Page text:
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Green Building Council unveils rating tool
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|by fairfax - Sunday, 12 October 2008
It is called the green star industrial pilot and is the first such system that assesses the environmental attributes of new and refurbished industrial facilities.
According to the council, the industrial pilot rating will challenge the sector, with a focus on manufacturing and warehouse developers, to adopt sustainable practices and drive the industry to create green star-certified industrial facilities that will also provide an ideal environment for workers.
The council's chief executive, Romilly Madew, said the release of this tool was significant for the property industry.
"We all recognise that this is a time of economic change, even facing a slowdown, but we cannot stop including environmentally sustainable initiatives in all of our buildings," Ms Madew said.
The council was joined by more than 100 property professionals and sponsors for the unveiling of the new rating tool, which will assess industrial facilities against the eight green-star categories of energy, water, emissions, materials, indoor environment quality, management and transport, ecology and innovation.
Cameron Eren, a co-ordinator with the Total Environment Centre, who is supporting the sector's initiatives, said climate change was emerging as a key challenge for commercial property.
Mr Eren said where needed, new green buildings would help to mitigate the predicted growth in emissions from the sector but because inefficient property stock accounted for up to 98 per cent of existing floor space, any real attempt to reduce emissions from commercial property would require the upgrading of existing buildings.
"Through the existing buildings project, Macquarie Office Trust - which owns 2 Market Street - GPT Group, Australian Prime Property Fund and the Local Government and Superannuation Scheme have announced that they will upgrade their entire Australian office portfolios to achieve a NABERS [National Australian Built Environment Rating System] energy rating of 4.5 by 2012," Mr Eren said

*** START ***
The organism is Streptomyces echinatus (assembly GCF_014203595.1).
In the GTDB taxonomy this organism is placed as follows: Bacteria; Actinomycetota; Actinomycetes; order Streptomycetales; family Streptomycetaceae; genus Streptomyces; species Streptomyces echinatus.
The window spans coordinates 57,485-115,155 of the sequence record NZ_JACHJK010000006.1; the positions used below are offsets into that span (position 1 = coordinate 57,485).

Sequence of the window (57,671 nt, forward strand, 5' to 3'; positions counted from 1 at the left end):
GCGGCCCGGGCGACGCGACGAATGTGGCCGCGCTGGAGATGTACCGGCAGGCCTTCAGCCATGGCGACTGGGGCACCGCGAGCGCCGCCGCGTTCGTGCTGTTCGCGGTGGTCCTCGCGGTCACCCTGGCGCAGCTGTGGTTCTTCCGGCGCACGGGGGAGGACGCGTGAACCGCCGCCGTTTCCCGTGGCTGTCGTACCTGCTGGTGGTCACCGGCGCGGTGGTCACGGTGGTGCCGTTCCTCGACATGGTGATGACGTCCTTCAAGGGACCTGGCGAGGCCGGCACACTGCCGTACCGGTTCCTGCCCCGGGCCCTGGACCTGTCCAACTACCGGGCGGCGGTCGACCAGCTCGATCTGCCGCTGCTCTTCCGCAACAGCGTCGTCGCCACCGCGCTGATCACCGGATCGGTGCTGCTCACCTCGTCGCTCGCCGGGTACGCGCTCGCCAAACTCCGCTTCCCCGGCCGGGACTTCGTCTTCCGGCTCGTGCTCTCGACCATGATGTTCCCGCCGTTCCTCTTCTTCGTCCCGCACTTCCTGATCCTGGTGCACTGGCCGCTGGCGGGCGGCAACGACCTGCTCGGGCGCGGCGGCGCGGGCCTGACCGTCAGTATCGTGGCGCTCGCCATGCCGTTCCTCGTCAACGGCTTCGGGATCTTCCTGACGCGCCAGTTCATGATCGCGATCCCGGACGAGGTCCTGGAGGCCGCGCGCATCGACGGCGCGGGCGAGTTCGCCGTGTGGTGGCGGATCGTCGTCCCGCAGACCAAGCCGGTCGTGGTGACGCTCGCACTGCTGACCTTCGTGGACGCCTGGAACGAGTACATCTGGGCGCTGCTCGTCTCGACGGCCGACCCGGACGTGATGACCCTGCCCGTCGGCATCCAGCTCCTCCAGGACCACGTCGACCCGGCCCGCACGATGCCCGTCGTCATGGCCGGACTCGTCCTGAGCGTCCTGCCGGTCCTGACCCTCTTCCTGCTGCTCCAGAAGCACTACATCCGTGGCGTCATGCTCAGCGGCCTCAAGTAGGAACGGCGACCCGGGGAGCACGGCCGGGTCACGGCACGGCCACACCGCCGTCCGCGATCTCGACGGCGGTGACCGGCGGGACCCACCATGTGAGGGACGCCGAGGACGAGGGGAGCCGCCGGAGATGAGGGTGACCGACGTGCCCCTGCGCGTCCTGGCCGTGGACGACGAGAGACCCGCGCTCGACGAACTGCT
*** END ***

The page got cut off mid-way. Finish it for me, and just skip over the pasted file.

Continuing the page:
"Becton Property Group has announced that it will upgrade its portfolio to a rating of 4.0 over the same period."
In a new report, Commercial Property And Climate Change- Exposures And Opportunities, Mr Eren said as climate change gathered momentum, the responses of government, the market, and the elements would all reshape the operating environment of building owners.
But the news for commercial property is not all bad. The report reveals that while commercial property is one of the sectors most clearly exposed to climate change it is also one of the sectors that is best placed to manage its climate-related exposures.
"As a result of climate change, building owners are simultaneously exposed to demand risk, compliance risk, regulatory risk, inflated cost structures, extreme weather events, reputational risk, and broader market risks," he said.
"Fortunately, the means by which commercial property trusts can manage these risks not only offer above-market rates of return but are also eligible for third party subsidisation.
"The neutralisation of carbon liabilities currently embedded within the commercial property sector boasts the rare quality of simultaneously allowing trusts to realise the value that has long lied dormant within property assets."
He said that fortunately, while commercial property was one of the sectors most clearly exposed to climate change, it was also one of the sectors best placed to manage the risks.
The report says the upgrading of existing building stock boasts the rare quality of offering above-market rates of return while also qualifying for third party subsidisation. This ensures that the management of an embedded liability simultaneously allows trusts to realise the embedded value that has lay dormant within commercial property assets.
"Whilst recent years have witnessed the rise of green building the focus of industry has so far been upon the development of new buildings."
The smart money has seen the writing on the wall and has already begun to manage its exposures, Mr Eren said. In the short term emissions reductions would offer these groups a competitive advantage. Over the medium term emissions reductions would simply become a defensive strategy.
http://www.gbca.org.au/ - Green Building Council of Australia
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